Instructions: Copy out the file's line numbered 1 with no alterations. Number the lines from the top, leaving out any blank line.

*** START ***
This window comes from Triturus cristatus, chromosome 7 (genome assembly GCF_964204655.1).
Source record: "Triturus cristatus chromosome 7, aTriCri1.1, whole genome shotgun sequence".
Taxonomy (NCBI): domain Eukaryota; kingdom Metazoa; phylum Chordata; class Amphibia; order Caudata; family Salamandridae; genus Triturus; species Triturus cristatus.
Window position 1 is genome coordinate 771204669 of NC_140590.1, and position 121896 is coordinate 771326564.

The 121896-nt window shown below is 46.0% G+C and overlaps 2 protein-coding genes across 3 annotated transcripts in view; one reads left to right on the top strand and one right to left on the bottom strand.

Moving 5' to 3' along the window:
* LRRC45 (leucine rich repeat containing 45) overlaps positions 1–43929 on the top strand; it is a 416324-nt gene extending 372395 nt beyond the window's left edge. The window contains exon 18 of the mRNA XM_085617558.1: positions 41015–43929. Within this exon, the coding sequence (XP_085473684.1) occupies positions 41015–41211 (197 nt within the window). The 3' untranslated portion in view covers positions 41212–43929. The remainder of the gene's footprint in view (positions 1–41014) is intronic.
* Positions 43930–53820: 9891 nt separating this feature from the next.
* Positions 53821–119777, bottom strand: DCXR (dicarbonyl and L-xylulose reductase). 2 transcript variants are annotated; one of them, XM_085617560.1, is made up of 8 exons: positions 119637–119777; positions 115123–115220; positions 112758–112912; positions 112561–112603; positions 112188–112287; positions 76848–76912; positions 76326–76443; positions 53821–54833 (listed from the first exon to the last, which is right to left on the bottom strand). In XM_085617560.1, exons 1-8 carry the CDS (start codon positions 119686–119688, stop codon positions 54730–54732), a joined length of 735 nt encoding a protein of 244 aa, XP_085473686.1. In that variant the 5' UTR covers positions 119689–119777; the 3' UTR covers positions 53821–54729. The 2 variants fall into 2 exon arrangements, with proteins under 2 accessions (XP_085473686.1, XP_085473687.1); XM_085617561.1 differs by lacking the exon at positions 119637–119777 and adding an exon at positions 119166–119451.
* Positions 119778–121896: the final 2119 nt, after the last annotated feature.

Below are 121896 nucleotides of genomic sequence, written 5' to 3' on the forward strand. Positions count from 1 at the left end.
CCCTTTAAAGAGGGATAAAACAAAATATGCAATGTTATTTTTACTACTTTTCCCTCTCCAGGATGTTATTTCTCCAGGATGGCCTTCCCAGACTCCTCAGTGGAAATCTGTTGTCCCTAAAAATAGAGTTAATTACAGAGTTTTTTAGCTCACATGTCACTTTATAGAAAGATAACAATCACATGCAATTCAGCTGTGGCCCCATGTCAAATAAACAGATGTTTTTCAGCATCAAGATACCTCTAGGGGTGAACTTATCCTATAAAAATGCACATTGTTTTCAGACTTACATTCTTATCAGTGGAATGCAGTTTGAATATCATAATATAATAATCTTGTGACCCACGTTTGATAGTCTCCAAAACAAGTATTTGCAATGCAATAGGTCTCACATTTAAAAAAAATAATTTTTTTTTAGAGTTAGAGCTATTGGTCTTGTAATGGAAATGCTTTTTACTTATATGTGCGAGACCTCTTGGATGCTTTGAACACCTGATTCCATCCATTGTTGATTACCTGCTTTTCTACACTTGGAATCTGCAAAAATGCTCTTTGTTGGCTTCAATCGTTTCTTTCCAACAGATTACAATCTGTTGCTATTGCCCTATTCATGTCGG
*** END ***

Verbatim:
This window comes from Triturus cristatus, chromosome 7 (genome assembly GCF_964204655.1).